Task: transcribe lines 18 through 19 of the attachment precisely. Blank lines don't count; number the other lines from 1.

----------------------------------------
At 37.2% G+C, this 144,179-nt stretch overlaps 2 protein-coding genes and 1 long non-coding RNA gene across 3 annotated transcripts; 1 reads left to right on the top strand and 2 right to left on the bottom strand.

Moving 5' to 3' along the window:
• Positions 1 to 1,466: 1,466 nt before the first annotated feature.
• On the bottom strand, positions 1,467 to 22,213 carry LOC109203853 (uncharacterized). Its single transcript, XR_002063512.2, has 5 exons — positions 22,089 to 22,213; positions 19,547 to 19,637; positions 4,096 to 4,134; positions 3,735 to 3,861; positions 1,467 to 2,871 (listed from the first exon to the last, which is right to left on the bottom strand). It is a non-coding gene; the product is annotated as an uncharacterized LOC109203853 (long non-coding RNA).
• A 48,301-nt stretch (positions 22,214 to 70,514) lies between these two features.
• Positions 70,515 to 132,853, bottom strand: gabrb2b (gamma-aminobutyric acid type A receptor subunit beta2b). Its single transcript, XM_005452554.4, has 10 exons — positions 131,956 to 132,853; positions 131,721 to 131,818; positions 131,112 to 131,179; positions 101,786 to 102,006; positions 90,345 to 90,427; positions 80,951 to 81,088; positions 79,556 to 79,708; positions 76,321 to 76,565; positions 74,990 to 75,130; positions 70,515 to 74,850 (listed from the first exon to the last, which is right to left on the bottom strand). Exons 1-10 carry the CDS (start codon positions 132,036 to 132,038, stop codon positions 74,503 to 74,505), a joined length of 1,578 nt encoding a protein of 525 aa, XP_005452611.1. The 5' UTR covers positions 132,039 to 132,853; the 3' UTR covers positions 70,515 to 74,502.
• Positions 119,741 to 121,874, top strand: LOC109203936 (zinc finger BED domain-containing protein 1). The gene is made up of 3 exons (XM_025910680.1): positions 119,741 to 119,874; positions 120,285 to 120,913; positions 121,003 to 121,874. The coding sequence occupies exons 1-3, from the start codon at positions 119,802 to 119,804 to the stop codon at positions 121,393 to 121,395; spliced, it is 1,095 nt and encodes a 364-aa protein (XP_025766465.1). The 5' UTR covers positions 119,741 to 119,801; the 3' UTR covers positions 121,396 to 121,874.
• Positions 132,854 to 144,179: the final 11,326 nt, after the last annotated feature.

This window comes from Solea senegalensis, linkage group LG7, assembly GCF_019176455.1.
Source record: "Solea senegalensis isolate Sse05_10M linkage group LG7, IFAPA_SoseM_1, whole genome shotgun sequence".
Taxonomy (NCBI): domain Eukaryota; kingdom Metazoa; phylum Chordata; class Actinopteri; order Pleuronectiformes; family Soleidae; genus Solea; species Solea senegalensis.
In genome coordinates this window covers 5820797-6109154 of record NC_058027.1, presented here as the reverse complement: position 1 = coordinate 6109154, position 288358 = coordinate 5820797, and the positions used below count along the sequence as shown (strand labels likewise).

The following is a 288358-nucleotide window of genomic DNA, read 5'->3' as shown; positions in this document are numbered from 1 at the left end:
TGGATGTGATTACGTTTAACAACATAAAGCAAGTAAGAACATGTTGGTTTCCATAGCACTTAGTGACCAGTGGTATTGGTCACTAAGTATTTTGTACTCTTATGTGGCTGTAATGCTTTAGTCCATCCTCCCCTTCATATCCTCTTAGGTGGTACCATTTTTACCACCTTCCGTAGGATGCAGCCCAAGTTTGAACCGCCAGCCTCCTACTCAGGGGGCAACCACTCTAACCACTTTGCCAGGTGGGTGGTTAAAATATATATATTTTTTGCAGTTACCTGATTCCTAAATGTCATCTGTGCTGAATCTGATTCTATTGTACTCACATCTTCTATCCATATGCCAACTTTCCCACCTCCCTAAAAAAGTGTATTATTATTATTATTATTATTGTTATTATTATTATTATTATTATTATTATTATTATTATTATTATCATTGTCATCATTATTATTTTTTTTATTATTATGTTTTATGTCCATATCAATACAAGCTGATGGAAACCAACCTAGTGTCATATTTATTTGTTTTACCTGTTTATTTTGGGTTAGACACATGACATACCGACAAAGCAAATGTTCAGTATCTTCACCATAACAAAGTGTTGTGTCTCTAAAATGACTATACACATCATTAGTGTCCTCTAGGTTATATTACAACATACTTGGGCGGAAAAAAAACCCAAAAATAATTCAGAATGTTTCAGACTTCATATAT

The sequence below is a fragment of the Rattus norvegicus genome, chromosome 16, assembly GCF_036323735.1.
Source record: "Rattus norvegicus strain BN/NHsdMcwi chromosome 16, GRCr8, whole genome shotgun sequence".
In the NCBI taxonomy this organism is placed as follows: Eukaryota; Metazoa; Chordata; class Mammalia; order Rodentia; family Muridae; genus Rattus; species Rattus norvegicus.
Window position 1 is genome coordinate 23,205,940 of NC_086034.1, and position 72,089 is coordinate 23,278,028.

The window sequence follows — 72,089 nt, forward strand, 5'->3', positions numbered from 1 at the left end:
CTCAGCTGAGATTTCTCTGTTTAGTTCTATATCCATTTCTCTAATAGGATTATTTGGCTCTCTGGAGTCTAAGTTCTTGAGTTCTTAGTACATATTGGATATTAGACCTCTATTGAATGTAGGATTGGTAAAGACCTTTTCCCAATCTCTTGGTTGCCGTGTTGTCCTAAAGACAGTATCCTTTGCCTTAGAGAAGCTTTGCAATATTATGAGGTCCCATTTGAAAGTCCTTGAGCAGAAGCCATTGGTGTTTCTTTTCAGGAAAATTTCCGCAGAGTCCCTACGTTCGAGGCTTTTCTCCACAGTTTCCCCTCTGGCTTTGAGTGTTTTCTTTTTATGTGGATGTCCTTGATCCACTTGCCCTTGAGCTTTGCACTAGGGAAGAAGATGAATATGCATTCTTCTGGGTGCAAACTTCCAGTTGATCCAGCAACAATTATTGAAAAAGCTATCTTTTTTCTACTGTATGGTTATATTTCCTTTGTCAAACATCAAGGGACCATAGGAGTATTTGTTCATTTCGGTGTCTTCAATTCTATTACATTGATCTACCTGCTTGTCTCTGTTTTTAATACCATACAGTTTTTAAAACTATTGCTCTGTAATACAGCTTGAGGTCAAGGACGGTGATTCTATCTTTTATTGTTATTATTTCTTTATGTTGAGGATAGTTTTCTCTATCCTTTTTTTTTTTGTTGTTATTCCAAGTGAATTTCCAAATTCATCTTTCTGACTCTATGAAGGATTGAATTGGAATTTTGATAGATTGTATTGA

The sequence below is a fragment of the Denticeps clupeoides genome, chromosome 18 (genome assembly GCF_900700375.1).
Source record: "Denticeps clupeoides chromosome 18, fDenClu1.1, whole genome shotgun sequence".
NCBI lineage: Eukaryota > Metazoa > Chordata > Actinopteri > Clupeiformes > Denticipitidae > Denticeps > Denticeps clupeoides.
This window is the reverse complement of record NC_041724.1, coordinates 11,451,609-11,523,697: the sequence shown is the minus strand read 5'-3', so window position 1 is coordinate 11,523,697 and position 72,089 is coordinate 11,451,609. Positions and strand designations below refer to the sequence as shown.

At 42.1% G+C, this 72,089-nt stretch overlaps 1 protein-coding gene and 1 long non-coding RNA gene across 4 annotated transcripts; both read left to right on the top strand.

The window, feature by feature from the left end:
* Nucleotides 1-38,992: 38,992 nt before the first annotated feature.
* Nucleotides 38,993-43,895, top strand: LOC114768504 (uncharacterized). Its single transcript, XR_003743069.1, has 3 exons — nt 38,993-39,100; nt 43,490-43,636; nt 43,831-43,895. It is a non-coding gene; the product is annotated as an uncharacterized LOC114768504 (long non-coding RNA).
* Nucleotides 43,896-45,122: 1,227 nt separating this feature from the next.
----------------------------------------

Window position 1 is genome coordinate 23,205,940 of NC_086034.1, and position 72,089 is coordinate 23,278,028.

The window sequence follows — 72,089 nt, forward strand, 5'->3', positions numbered from 1 at the left end: